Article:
Top 10 Tips & Tricks for WordPress Security For 2016

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Just like with any popular software, WordPress is hunted by notorious hackers 24/7 and it fights the vulnerabilities all the time. Sometimes, it wins the day by discovering vulnerabilities before hackers & fixing it. Other times, it lets down its users. And this is to be expected, because no software is 100% secure. The best you have is precautions and security measures in place. While WordPress always tries to keep vulnerabilities at bay. It constantly releases security patches and fixes. Still there are practical measures you can take to go extra mile. Things like – not having “admin” as username, hard-to-guess database table prefix, etc. go a long way to WordPress security.

In this post, we will go through top 10 tips and tricks for WordPress security. Boy, you’re in for a ride!

Do not use “admin” as username

Many web hosts come with a quick script installer like Softaculous or QuickInstall. These auto-installers though makes it easy to install scripts like WordPress, Open Cart, Magento, etc., but they use default settings for all installs. You are provided with the option to change it during the installation, but no many people change it and leave them as default. That’s how WordPress default username “admin” comes into play. And hackers know this.

So they try to brute-force their way with “admin” as username. Do not use “admin” as username. Here are instructions to change this:

  • Go to phpMyAdmin, click your database
  • Open table named “wp_users”, look for “admin” username row
  • Click “Edit”, change the value of user_login to anything but admin

There you go!

Limit Login Attempts to Avoid Brute Force Attacks

This is one of the most popular WordPress plugins. What if you had unlimited time, unlimited random passwords and unlimited login attempts to do, would you be able to log in to WordPress? Of course, yes, right? This type of hacking attack is called brute force attack. By default, WordPress does not care how many times a user fails to log in, it lets it make attempt again.

The plugin in question blocks an IP address after a certain number of failed login attempts. Limit Login Attempts is fairly customizable. You decide how many attempts are allowed, when the lockout is triggered, etc.

  • Install & activate Limit Login Attempts.
  • By default, it triggers a lockout of 20 minutes after 4 login failed attempts. And after 4 lockouts, it increases the lockout time to 24 hours.
  • You are welcome to configure the settings to your liking. Go to Dashboard > Settings > Limit Login Attempts
  • You can also define after how many lockouts you are notified via email.

secure-wordpress-brute-force-attack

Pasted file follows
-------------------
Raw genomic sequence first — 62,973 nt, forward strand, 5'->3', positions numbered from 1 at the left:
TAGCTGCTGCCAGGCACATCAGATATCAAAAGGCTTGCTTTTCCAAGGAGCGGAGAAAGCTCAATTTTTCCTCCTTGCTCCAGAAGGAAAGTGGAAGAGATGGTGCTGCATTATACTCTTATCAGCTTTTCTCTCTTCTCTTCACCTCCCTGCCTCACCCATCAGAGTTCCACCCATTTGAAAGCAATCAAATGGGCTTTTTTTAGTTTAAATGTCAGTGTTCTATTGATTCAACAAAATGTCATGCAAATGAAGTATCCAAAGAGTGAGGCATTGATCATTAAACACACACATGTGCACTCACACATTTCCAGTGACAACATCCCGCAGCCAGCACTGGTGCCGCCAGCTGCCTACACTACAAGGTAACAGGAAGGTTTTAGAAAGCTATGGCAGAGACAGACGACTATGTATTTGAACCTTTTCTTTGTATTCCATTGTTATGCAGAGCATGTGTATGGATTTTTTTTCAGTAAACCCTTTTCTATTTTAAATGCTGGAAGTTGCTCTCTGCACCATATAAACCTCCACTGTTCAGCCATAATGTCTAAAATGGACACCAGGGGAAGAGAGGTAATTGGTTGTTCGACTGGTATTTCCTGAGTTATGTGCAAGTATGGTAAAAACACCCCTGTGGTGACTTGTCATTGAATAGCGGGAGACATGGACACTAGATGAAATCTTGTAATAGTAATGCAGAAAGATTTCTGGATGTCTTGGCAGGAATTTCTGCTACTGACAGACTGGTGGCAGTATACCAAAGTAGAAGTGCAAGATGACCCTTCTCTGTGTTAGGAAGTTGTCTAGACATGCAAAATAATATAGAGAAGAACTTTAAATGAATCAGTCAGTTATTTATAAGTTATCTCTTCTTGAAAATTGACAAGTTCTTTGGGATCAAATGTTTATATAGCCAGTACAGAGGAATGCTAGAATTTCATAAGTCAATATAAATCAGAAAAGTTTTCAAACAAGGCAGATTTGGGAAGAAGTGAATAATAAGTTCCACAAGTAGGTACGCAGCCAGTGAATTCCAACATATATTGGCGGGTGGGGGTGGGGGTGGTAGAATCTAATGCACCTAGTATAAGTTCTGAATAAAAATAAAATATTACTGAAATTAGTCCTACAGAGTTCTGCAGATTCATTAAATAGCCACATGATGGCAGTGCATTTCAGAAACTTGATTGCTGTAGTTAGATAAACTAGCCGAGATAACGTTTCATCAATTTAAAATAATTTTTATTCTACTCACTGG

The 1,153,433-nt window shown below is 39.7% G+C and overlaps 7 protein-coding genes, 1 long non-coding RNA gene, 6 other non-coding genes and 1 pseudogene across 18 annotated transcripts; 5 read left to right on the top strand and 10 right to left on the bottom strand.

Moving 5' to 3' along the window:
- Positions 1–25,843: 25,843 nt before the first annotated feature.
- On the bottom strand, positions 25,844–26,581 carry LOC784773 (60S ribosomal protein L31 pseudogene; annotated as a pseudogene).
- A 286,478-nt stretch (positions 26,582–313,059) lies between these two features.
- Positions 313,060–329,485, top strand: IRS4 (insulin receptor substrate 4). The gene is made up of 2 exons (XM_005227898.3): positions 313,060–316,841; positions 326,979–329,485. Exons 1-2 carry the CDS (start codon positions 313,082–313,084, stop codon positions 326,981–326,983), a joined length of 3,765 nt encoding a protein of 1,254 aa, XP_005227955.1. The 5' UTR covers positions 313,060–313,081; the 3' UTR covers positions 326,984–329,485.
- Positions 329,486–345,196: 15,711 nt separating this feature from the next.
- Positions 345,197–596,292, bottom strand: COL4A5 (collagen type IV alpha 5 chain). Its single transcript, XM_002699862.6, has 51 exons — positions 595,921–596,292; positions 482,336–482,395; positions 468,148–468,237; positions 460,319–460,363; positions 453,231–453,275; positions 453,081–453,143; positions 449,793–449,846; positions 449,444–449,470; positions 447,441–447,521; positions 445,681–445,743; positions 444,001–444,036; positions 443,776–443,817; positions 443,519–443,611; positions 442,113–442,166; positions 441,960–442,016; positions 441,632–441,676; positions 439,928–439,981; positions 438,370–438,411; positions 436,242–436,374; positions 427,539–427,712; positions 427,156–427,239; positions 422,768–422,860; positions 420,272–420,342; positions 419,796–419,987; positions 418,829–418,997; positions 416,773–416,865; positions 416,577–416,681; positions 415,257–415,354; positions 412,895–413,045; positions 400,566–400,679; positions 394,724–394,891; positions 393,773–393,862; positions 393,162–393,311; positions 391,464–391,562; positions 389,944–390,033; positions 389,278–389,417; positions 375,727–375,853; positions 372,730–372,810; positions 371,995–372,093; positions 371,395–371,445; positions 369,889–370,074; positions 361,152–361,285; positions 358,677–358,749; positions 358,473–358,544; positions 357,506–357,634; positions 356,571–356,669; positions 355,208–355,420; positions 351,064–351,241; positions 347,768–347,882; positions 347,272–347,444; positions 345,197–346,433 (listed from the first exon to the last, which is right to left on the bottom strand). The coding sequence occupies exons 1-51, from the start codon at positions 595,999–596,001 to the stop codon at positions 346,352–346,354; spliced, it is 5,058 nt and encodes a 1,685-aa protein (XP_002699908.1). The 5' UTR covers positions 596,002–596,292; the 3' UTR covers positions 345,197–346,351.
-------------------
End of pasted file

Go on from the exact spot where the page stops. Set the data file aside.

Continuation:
Change WordPress Login URL

Everyone knows WordPress default login URL is http://domain.com/wp-admin, right? That’s where hackers apply all their brute force attacks. Sure, with a different admin username and limited login attempts, you decrease chances of brute force attacks. This tip therefore takes things one step further. It directly helps you change default WordPress login URL. E.g. from http://domain.com/wp-admin to http://domain.com/mairajlogin. Now the hackers know this not so common URL, they are left with no choice but either to guess it or give up.

This is how you change default login URL:

  • Install & activate iThemes Security (formerly Better WP Security) plugin. Changing WordPress login URL is one of the many security features this plugin offers.
  • Go to Dashboard > Security, make sure to view all features by clicking “All” above
  • Look for a box named Hide Backend, click “Configure Settings”
  • In the popup, click “Enable the hide backend feature”
  • Add a custom Login Slug & click “Save Settings”

hide-wordpress-dashboard-url-secure-wordpress

Kill default Table Prefix

Just like with a default “admin” username, there is something called default database table prefix. It is what tells WordPress, which of a particular database’s tables it should care about. By default, you get wp_ as table prefix, which means all tables of WordPress database will look like wp_posts, wp_options, etc. Quick-installers being quick don’t care much for table prefix unless you click “Advanced options” or some such button first.

Anyway using a wp_ as table prefix is just as good as sending a candy crush request to hackers and even they hate candy crush (I guess!) :P. There are two times to change this table prefix. First, during the installation. Second, once the installation is done and the site is up and running.

NOTE: Before you do go any further, make sure to have a database backup. I don’t guarantee or not-guarantee said plugin’s ability

Here  is how you change the table prefix:

  • Install & activate Change DB Prefix
  • Go to Dashboard > Settings > Change DB Prefix